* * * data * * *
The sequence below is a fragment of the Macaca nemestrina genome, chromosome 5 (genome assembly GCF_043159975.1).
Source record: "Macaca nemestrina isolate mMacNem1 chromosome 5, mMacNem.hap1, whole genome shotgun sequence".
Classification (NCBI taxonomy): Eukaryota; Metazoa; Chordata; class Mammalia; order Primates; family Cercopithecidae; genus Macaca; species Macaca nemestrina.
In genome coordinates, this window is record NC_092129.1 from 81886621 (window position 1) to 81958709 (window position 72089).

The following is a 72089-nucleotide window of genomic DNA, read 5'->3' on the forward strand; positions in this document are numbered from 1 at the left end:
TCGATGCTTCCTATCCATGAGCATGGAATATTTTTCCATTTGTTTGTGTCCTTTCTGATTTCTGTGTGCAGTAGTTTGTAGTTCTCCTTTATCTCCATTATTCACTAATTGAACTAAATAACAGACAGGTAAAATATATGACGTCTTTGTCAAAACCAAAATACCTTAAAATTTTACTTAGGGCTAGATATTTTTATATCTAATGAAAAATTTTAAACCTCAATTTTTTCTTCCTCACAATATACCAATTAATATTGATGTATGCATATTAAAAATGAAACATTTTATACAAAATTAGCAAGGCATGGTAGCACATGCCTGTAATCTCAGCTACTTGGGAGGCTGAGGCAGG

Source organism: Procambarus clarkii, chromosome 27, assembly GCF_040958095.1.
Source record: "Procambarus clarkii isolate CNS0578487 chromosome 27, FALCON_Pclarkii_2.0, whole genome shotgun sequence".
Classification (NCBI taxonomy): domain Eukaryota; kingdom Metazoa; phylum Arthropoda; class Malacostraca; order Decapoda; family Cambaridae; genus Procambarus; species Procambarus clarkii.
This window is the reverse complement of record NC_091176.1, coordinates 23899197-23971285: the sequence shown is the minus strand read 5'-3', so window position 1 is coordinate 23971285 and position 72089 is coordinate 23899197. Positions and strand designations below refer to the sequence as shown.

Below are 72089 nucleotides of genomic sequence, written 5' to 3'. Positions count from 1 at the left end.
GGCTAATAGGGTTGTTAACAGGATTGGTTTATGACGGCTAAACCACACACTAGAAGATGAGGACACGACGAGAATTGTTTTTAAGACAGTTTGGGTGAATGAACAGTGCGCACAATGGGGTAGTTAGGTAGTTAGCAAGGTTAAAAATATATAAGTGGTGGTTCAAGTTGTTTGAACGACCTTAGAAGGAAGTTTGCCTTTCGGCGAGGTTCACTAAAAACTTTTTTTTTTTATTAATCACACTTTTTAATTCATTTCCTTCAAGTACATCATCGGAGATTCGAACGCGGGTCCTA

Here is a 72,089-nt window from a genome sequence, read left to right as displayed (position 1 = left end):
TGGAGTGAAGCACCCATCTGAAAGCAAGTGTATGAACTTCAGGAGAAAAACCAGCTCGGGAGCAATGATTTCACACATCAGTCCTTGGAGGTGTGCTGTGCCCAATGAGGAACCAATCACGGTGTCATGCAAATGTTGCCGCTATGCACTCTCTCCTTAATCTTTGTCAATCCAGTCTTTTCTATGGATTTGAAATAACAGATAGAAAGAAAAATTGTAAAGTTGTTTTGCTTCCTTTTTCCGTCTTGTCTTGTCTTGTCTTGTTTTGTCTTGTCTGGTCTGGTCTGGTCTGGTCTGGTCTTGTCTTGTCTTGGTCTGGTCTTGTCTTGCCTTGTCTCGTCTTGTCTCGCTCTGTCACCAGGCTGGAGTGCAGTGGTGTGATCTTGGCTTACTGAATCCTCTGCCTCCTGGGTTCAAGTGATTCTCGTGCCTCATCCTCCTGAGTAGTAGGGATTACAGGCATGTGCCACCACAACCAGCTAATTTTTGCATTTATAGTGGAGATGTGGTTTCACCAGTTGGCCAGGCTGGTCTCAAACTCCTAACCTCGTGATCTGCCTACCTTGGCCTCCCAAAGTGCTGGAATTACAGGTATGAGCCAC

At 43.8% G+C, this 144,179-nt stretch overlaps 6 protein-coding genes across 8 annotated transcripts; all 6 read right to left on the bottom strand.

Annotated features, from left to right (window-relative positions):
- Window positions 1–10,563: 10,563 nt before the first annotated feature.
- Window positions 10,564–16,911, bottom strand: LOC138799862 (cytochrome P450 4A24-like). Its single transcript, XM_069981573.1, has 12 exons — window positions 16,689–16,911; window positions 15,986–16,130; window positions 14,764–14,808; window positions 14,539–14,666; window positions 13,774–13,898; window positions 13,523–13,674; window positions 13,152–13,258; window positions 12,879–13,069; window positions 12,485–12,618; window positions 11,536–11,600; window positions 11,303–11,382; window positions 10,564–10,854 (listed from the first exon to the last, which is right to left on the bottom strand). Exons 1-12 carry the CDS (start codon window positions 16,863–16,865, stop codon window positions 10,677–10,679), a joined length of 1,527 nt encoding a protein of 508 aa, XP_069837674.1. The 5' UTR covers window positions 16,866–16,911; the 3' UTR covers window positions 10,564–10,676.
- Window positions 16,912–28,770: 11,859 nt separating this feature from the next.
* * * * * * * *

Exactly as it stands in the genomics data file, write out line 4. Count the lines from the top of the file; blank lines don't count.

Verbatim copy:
In genome coordinates, this window is record NC_092129.1 from 81886621 (window position 1) to 81958709 (window position 72089).